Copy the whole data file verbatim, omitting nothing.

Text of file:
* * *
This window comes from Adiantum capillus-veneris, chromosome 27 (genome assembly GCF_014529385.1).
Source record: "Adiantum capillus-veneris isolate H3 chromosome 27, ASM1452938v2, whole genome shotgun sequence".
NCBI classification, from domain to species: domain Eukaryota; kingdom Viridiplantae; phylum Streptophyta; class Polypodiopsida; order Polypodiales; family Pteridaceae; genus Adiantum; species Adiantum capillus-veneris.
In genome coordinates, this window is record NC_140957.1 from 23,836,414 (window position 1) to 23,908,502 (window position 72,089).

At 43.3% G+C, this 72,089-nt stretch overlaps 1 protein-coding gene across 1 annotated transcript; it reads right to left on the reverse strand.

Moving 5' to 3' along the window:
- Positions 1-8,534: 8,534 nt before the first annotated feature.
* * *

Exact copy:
This window comes from Adiantum capillus-veneris, chromosome 27 (genome assembly GCF_014529385.1).
Source record: "Adiantum capillus-veneris isolate H3 chromosome 27, ASM1452938v2, whole genome shotgun sequence".
NCBI classification, from domain to species: domain Eukaryota; kingdom Viridiplantae; phylum Streptophyta; class Polypodiopsida; order Polypodiales; family Pteridaceae; genus Adiantum; species Adiantum capillus-veneris.
In genome coordinates, this window is record NC_140957.1 from 23,836,414 (window position 1) to 23,908,502 (window position 72,089).

At 43.3% G+C, this 72,089-nt stretch overlaps 1 protein-coding gene across 1 annotated transcript; it reads right to left on the reverse strand.

Moving 5' to 3' along the window:
- Positions 1-8,534: 8,534 nt before the first annotated feature.